Even darkly attractive sirens in well-tailored suits who sip fruity cocktails at beach bars.
I hope you enjoy "Catch and Release."
Check out the issue on February 29, 2016!
09 February 2016
"For me, ideas come and go so fast I can barely keep up with them, let alone remember how they came about. Most of them begin as small, fickle things, little more than a vague notion of something I think would be cool, that slip away unless I capture them in ink first. Posthumous, on the other hand, was one of those ideas that slipped away and just kept coming back. I’d get excited thinking about it, then lose faith and put it on the backburner. It was a bit of a struggle, but because of this, it is one of the few stories I can say for sure where the idea came from and how it evolved.
At first it was just the title. Posthumous, meaning awarded or occurring after death, always made me think of Grammys awarded after death, so the musician coming back from the dead was always a part of the story. That was the “coolness,” but for the longest I couldn't decide how to make it an actual story. Eventually, I thought the best thing to do was address the two main characters and let them drive the plot. I think for this version, that was the right thing. The inspiration for the characters came from my own music idols. Though the explosion of publicity Michael Jackson’s music received after he died played a big role in the early days of “Posthumous,” Billy Strat and his story were heavily inspired by my newfound love of Alice in Chains and my wish that Layne Staley could still be singing now. His voice alone influenced this story more than anything.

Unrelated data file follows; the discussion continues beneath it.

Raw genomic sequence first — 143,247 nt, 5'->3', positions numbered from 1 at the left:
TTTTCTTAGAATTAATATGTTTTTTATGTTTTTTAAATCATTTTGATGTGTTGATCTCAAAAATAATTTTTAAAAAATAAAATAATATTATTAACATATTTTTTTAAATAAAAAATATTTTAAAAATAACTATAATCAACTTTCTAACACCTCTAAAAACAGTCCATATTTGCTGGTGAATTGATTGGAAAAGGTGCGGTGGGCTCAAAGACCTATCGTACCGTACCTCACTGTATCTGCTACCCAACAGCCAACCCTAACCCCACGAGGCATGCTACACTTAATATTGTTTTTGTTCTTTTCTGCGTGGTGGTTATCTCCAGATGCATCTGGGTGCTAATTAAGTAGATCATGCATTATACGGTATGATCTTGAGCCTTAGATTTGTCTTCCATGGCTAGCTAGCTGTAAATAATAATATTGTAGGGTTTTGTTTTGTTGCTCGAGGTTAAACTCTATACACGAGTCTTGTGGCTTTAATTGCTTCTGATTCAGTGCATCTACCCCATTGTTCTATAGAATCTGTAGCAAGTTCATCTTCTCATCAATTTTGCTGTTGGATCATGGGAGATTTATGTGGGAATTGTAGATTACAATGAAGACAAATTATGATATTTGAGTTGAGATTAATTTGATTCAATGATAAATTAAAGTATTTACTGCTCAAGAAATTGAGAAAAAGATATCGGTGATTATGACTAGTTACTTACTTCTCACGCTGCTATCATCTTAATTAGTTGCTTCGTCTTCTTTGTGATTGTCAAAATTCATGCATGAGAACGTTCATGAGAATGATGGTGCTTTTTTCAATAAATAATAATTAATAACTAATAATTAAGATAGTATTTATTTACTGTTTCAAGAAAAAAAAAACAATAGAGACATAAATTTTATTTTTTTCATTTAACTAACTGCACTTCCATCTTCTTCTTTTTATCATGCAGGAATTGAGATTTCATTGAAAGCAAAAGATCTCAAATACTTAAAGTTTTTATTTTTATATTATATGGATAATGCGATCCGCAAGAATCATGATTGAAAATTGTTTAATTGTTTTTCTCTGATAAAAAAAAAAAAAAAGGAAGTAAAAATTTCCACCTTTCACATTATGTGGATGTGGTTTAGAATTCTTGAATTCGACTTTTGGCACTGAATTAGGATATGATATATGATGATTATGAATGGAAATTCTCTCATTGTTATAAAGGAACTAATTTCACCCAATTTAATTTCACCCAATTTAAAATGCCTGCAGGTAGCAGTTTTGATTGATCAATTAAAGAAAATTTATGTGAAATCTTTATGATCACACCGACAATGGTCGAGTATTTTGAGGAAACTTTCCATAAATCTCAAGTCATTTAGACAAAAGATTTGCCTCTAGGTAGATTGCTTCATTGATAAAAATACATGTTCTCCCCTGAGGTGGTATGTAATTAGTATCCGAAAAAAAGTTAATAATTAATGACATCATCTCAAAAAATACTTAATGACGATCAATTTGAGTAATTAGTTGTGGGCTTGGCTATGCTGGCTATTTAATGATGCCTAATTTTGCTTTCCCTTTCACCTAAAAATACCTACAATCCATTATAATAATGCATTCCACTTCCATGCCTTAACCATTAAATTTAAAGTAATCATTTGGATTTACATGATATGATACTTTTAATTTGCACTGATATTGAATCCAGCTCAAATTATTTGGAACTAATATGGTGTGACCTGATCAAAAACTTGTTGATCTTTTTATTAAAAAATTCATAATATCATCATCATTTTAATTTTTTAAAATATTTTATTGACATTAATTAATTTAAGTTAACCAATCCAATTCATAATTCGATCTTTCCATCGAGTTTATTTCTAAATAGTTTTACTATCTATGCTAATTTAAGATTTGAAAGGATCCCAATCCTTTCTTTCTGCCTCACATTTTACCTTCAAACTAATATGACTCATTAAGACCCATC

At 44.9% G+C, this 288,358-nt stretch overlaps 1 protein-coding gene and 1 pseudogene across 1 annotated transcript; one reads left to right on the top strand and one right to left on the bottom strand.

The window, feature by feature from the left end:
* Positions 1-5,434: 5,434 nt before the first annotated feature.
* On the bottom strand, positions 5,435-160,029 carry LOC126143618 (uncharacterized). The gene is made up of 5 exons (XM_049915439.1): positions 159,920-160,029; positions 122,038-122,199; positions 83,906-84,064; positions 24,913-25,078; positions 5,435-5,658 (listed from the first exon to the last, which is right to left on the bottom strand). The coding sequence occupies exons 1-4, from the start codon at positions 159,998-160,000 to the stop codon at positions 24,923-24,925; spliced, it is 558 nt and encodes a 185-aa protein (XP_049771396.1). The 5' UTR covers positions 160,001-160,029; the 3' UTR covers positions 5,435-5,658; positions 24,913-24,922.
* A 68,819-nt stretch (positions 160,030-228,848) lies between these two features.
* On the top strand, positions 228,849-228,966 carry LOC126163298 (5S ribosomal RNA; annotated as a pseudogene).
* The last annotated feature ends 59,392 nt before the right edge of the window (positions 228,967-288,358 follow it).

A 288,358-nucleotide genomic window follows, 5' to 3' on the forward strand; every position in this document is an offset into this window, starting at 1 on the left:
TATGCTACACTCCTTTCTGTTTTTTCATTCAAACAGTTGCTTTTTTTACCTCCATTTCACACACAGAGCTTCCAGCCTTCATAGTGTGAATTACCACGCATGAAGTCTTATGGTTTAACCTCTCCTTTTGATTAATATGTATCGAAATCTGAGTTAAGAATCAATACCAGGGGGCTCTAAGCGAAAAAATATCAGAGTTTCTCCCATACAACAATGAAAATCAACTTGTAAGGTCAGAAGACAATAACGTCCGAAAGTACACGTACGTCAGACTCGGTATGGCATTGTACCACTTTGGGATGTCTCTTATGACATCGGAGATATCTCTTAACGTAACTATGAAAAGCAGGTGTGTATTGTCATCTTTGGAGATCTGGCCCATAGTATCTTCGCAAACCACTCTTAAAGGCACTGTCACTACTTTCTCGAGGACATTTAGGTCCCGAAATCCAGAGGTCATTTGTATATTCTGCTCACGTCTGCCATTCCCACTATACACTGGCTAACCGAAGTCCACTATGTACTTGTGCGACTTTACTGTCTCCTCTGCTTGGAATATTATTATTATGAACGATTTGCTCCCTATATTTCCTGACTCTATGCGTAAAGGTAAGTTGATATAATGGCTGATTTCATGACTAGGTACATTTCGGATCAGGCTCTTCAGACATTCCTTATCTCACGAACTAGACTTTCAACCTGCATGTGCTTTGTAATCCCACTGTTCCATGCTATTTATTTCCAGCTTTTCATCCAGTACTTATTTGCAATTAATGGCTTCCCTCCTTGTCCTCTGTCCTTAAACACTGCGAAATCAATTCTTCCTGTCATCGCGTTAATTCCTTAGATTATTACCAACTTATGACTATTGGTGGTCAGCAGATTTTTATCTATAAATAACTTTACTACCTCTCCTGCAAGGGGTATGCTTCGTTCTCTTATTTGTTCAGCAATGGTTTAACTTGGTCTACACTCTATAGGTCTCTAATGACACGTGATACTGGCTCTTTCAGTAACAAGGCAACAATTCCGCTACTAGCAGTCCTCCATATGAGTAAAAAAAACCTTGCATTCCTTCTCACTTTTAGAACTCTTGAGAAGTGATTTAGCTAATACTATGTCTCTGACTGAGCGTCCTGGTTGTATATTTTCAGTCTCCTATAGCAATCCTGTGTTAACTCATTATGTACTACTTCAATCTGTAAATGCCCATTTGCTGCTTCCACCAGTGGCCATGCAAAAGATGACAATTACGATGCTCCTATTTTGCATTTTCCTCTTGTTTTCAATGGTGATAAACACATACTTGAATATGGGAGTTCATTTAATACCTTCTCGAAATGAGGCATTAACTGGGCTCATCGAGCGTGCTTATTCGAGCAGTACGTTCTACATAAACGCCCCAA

So that, in a Nutshell (ha! :D), is how I came up with “Posthumous.” One more thing, before I go. I submitted this story exactly one week before David Bowie passed away. I worked on it during Lemmy Kilmister’s last days, and was toying with the idea when they found Scott Weiland. Though I didn’t witness any of these men in their prime, the mark they left on music and entertainment has probably influenced me in ways I don't even know. This story isn’t about them, but for some reason I feel it should be, so I’ve dedicated this story to these three men and all the others we’ve lost. It’s the least I can do.
May they continue to Rock in Paradise."
02 February 2016
The discussion amongst editors was very spirited. Grayson, Nikki and I had fun discussing the latest spec fic books, TV shows, movies and the Broncos (we like them! Go Broncos!). The story discussion for the issue itself was surprisingly agreeable. We pretty much agreed about everything, but it was spirited because we like the stories a lot! :)
For Editor's Corner Nikki's going to give us all some tips on writing endings. Yay! Unusual fact: we didn't get much SF this time. In terms of food and drink, nothing too weird except my dish...I got 'Breakfast Nachos.' Have you ever heard of this before? I hadn't. Let's just say it was an adventure in itself!
Hopefully, we'll have some blog entries from our authors the rest of the month. Stay tuned.
Look for the new issue February 29, 2016!